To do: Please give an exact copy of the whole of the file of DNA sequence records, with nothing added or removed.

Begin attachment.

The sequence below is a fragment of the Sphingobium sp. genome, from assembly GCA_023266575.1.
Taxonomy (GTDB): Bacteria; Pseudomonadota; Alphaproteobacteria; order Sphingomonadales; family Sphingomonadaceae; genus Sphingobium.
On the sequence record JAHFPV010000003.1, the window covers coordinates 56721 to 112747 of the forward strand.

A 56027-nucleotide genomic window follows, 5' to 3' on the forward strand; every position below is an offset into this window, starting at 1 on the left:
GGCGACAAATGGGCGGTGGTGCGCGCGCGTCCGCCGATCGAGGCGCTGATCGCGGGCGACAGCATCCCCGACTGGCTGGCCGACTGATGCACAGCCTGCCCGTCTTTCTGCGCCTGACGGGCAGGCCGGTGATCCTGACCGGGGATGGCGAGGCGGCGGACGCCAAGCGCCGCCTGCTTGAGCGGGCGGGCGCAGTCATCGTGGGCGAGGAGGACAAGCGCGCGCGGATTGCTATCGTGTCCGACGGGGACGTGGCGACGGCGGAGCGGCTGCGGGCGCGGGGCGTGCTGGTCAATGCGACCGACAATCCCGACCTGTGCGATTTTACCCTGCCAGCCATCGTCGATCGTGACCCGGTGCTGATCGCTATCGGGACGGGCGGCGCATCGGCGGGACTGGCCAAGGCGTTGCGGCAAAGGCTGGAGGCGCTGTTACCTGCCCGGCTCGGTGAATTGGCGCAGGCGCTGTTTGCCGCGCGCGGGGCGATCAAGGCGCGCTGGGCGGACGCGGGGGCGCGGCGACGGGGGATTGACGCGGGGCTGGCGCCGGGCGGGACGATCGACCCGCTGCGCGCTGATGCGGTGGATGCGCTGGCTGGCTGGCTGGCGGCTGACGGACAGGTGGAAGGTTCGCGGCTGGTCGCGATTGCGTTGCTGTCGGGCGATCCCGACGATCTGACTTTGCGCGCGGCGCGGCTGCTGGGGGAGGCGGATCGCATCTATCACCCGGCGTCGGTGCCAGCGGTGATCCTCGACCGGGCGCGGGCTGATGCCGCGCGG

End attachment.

The sequence below is a fragment of the Sphingobium sp. genome, from assembly GCA_023266575.1.
Taxonomy (GTDB): Bacteria; Pseudomonadota; Alphaproteobacteria; order Sphingomonadales; family Sphingomonadaceae; genus Sphingobium.
On the sequence record JAHFPV010000003.1, the window covers coordinates 56721 to 112747 of the forward strand.

A 56027-nucleotide genomic window follows, 5' to 3' on the forward strand; every position below is an offset into this window, starting at 1 on the left:
GGCGACAAATGGGCGGTGGTGCGCGCGCGTCCGCCGATCGAGGCGCTGATCGCGGGCGACAGCATCCCCGACTGGCTGGCCGACTGATGCACAGCCTGCCCGTCTTTCTGCGCCTGACGGGCAGGCCGGTGATCCTGACCGGGGATGGCGAGGCGGCGGACGCCAAGCGCCGCCTGCTTGAGCGGGCGGGCGCAGTCATCGTGGGCGAGGAGGACAAGCGCGCGCGGATTGCTATCGTGTCCGACGGGGACGTGGCGACGGCGGAGCGGCTGCGGGCGCGGGGCGTGCTGGTCAATGCGACCGACAATCCCGACCTGTGCGATTTTACCCTGCCAGCCATCGTCGATCGTGACCCGGTGCTGATCGCTATCGGGACGGGCGGCGCATCGGCGGGACTGGCCAAGGCGTTGCGGCAAAGGCTGGAGGCGCTGTTACCTGCCCGGCTCGGTGAATTGGCGCAGGCGCTGTTTGCCGCGCGCGGGGCGATCAAGGCGCGCTGGGCGGACGCGGGGGCGCGGCGACGGGGGATTGACGCGGGGCTGGCGCCGGGCGGGACGATCGACCCGCTGCGCGCTGATGCGGTGGATGCGCTGGCTGGCTGGCTGGCGGCTGACGGACAGGTGGAAGGTTCGCGGCTGGTCGCGATTGCGTTGCTGTCGGGCGATCCCGACGATCTGACTTTGCGCGCGGCGCGGCTGCTGGGGGAGGCGGATCGCATCTATCACCCGGCGTCGGTGCCAGCGGTGATCCTCGACCGGGCGCGGGCTGATGCCGCGCGG